01/15/2012 09:23 am ET Updated Dec 06, 2017

Being A (Temporary) Ambassador To France

I am always shocked when I meet a full-grown adult who has never left the United States, a person who -- out of choice, not economic constraint -- willingly never leaves their national soil to step onto foreign land. Some even go so far as to call travelling and the desire to understand other cultures "un-American." I kindly disagree.

I believe that, if one has the economic opportunity to do so, travelling is in fact the most American thing you can do. Every tourist is an ambassador, getting a brief glimpse into the tableau of a nation's character. This kind of travelling includes maintaining an American identity while winning the favor, respect and understanding of non-Americans. And in turn, we better understand others, and therefore have more respect.

Bend the Baguette
When you travel, something else happens. You may come to believe that countries that had seemed very different, well, aren't really.

I've lived in Paris on and off for a total of two years and have bought and devoured many baguettes in that time. But it was only yesterday that I learned the "bent-baguette" trick. However, the simple phrase "Shall I cut it in two?" blew my mind at the bakery the other day. Of course I wasn't going to cut it half! I was going to eat the whole fricking thing, why would I cut it in half now, here, at the bakery?

It wasn't until my friend bent the baguette in half, stuffing both halves into its paper bag as if it was the most obvious thing in the world that I realized the folly of my ways. Before that bend, I had thought baguettes lasted only one or two days, exposed to the harsh outside-the-bag elements (though brief, those days were glorious). Now I know to cut the baguette in half.

The Little Things
At the outset, France actually looks like a pretty similar country to the USA. After all, they both have Wi-Fi hot spots, abundant iPhones, virulent political parties and a powerful executive branch. Despite what some US presidential candidates say, the "European" way isn't really that different from the American way: The two have in fact built upon each other's common history since the USA's inception.

But there are some things, just some little things, which make all the difference. They sift the two countries apart like sand from water, one with pasteurized and the other with unpasteurized cheese. Instead of stopping by one store to get my breakfast this morning (at the Safeway equivalent, Franprix), I had to frequent three (the butcher's, the baker's and then Franprix). Instead of buying bread at the supermarket, I buy at the bakery. And then bend the baguette.

These are often intangible things, like what the French call l'Art de la Table. This, I have recently found out, basically means using different sized cups. After having lived with an Italian for a year, I soon grasped the European notion of having cups for every occasion. A mini curved glass for the perfect amount of milk for two cookies. A beer pint marked "Stella Artois" for when you drink Stella Artois. A tea mug but an espresso cup. And so on. This apparently makes the table more artistic and probably makes the beer more refreshing.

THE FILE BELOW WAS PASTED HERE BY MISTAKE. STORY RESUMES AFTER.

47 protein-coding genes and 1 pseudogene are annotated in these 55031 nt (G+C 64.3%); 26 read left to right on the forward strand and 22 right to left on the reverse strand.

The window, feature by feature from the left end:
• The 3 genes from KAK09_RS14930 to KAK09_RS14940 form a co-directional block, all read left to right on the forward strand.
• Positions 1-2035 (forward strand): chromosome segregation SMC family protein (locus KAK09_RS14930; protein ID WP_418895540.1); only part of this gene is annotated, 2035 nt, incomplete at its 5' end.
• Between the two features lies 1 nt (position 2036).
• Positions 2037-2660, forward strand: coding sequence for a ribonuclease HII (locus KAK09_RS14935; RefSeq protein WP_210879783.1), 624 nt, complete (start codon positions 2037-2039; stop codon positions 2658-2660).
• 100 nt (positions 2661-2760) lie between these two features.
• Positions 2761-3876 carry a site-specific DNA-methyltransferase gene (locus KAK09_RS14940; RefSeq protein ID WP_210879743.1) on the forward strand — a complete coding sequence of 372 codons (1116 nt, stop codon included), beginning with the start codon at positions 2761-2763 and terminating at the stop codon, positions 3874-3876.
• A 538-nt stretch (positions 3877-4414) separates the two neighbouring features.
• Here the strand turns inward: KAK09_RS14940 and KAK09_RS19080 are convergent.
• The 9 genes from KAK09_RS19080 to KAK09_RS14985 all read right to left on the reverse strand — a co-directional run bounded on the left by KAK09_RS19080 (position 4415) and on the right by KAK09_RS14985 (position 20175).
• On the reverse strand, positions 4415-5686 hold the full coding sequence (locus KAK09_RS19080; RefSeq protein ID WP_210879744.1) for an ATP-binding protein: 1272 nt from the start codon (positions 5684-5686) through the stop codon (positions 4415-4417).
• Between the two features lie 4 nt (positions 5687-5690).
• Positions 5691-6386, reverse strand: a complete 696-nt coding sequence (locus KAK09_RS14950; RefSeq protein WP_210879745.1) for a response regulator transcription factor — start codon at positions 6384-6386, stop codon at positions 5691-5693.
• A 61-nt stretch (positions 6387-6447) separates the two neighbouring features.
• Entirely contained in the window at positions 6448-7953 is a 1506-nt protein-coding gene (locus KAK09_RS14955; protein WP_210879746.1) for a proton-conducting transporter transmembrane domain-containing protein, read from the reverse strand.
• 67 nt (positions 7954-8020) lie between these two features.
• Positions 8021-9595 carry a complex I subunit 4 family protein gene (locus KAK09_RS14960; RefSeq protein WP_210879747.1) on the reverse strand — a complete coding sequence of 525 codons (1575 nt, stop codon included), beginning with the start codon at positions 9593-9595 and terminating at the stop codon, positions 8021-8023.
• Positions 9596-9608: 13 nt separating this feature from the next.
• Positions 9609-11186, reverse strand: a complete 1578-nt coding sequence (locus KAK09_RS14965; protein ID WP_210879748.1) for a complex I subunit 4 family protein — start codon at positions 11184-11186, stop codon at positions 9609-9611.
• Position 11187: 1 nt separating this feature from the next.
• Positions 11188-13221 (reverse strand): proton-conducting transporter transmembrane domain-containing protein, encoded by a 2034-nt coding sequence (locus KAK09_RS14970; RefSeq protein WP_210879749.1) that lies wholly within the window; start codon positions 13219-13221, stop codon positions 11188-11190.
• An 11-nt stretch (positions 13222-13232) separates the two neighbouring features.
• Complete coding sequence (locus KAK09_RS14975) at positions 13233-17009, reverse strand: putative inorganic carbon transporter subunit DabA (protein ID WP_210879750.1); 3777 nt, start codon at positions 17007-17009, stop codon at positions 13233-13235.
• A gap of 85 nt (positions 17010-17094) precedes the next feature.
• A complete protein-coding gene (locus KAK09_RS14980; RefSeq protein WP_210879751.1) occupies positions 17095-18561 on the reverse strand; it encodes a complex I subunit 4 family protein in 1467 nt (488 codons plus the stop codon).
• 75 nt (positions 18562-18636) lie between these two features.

These differences might also describe the peculiar urban quirk in which Parisian Christmas trees are strewn about the sidewalks with no regard for milling passersby. One friend even threw a party exclusively to consecrate his throwing-the-tree out the window ceremony.

In response to this arboreal madness, Paris has constructed wide, overflowing Christmas tree recycling/compost piles dotting its famous parks after the New Year.


Even the Ugly
But France also has its ugly side. There are the ugly politics, which represent extreme beliefs that, like in the USA, are bolstered during hard economic times. There is the virulent, blatant anti-immigration sentiment. There is the increasing obesity. There are the bizarre, disproportionate secularism laws.

There is also crime. Outside my building in the center of Paris, a gang of youths from former French colonial North African countries smoke, drink, scream until all hours and shatter my building's glass doors with bottles. They have an assigned lookout for police cruisers and a penchant for allowing crack-addled homeless men into the building.

The building's concierge, Mrs. Horse (when translated into English), has repeatedly approached me in fear of this crime and these youths. She lives on the bottom floor of the building, suffers every shouted curse throughout the night and is as traditional as an old French lady can get. Every so often she asks me if I'd heard the Arabes outside. Sometimes French people need to travel more, too.